Kinesin’s Front Head Is Gated by the Backward Orientation of Its Neck Linker

Merve Yusra Dogan, Sinan Can, Frank B. Cleary, Vedud Purde, Ahmet Yildiz

Kinesin-1 is a two-headed motor that takes processive 8-nm hand-over-hand steps and transports intracellular cargos toward the plus-end of microtubules. Processive motility requires a gating mechanism to coordinate the mechanochemical cycles of the two heads. Kinesin gating involves neck linker (NL), a short peptide that interconnects the heads, but it remains unclear whether gating is facilitated by the NL orientation or tension. Using optical trapping, we measured the force-dependent microtubule release rate of kinesin monomers under different nucleotide conditions and pulling geometries. We find that pulling NL in the backward direction inhibits nucleotide binding and subsequent release from the microtubule. This inhibition is independent of the magnitude of tension (2–8 pN) exerted on NL. Our results provide evidence that the front head of a kinesin dimer is gated by the backward orientation of its NL until the rear head releases from the microtubule.


Monday, September 21, 2015

Optofluidic Near-Field Optical Microscopy: Near-Field Mapping of a Silicon Nanocavity Using Trapped Microbeads

Christophe Pin, Benoît Cluzel, Claude Renaut, Emmanuel Picard, David Peyrade, Emmanuel Hadji, and Frédérique de Fornel

By analyzing the thermal motion of fluorescent dielectric microbeads trapped in the near-field of a silicon nanocavity, we investigate the influence of the bead’s size and the trapping laser power on the shape of the optical trap and the “effective” trap stiffness. We demonstrate that the trapping potential is proportional to the subwavelength patterns of the electromagnetic near-field intensity distribution for unexpectedly large Mie particle sizes. More especially, we show that mapping the trapping potential experienced by a 500 nm diameter bead reveals the nanopatterns of the cavity resonant mode. This result highlights how photonic force microscopy in nanotweezers can provide an elegant way to image evanescent fields at the nanoscale via the thermal motion of optically trapped fluorescent microprobes.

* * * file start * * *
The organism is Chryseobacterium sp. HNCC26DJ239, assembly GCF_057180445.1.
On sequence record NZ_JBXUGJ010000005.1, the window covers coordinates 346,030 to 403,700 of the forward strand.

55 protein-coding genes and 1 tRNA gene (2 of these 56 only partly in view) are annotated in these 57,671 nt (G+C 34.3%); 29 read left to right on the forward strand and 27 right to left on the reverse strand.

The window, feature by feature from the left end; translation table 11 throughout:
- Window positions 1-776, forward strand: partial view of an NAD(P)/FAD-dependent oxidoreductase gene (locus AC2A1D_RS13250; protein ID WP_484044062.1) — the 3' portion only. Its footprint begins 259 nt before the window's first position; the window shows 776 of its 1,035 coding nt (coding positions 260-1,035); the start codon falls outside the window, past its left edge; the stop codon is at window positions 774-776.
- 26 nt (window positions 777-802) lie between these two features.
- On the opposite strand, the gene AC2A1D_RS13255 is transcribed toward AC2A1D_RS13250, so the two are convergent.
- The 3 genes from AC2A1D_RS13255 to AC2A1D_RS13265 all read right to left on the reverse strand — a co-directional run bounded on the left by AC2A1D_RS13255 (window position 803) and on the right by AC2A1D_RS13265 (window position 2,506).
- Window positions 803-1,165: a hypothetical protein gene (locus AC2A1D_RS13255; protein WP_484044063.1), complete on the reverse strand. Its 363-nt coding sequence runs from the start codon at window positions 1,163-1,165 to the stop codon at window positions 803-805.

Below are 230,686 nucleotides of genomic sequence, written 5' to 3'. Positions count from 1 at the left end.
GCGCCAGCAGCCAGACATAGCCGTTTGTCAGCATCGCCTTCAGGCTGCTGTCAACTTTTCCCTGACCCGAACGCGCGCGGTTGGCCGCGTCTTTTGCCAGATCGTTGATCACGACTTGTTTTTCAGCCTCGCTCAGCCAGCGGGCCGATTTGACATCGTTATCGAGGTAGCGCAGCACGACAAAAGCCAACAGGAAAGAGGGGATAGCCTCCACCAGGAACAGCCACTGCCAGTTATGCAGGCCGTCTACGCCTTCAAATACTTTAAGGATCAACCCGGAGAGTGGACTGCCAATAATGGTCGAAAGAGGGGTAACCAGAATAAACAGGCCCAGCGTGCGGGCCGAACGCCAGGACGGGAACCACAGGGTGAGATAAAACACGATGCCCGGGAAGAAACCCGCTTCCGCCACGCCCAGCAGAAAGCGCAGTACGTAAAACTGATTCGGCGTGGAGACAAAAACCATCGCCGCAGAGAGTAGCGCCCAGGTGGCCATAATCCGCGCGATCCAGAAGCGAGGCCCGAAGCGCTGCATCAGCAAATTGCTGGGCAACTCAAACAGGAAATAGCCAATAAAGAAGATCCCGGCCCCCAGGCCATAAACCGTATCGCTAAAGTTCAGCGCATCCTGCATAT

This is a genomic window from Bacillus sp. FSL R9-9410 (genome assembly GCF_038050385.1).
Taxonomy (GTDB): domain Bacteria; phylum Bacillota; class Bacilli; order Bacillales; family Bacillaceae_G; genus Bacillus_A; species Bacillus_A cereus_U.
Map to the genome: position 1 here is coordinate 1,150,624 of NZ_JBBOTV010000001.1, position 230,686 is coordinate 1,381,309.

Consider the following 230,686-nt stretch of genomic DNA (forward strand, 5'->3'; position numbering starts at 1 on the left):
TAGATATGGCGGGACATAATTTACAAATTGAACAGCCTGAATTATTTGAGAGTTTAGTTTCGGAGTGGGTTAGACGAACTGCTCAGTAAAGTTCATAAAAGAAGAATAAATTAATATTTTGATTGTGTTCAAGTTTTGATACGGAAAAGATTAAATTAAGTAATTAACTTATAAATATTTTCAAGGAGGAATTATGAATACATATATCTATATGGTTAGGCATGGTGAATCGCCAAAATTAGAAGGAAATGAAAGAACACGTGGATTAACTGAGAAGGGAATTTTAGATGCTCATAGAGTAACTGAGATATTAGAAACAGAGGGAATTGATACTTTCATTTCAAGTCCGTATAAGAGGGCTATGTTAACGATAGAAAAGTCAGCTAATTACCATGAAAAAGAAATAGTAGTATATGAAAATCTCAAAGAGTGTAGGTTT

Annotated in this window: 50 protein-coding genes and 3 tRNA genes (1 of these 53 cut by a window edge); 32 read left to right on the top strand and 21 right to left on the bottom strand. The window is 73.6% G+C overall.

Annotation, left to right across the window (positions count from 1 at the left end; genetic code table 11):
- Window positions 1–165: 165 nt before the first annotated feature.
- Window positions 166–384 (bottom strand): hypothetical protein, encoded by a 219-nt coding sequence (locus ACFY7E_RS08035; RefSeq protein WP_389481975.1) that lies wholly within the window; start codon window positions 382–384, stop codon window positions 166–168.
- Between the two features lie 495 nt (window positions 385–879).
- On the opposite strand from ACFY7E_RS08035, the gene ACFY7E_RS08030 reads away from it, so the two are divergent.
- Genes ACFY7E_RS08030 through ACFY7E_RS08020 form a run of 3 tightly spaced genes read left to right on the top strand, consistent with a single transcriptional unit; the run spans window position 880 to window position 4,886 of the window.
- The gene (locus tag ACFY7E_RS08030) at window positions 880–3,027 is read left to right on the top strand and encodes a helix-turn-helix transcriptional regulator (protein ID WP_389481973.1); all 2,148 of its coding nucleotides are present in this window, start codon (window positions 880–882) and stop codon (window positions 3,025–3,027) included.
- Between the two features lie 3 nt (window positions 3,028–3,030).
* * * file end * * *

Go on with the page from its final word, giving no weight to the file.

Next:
Enhanced optical manipulation of cells using anti-reflection coated microparticles

Derek Craig, Alison McDonald, Michael Mazilu, Helen Rendall, Frank Gunn-Moore, and Kishan Dholakia

We demonstrate the use of anti-reflection (AR) coated microparticles for the enhanced optical manipulation of cells. Specifically, we incubate CHO-K1, HL60 and NMuMG cell lines with AR coated titania microparticles and subsequently performed drag force measurements using optical trapping. Direct comparisons were performed between native, polystyrene microparticle and AR microparticle tagged cells. The optical trapping efficiency was recorded by measuring the Q value in a drag force experiment. CHO-K1 cells incubated with AR microparticles show an increase in the Q value of nearly 220% versus native cells. With the inclusion of AR microparticles, cell velocities exceeding 50μm/s were recorded for only 33mW of laser trapping power. Cell viability was confirmed with fluorescent dyes and cells expressing a fluorescent ubiquitination-based cell cycle protein (FUCCI) which verified no disruption to the cell cycle in the presence of AR microparticles.


Bacteria-based branched structures for bionanophotonics

Hongbao Xin, Yuchao Li and Baojun Li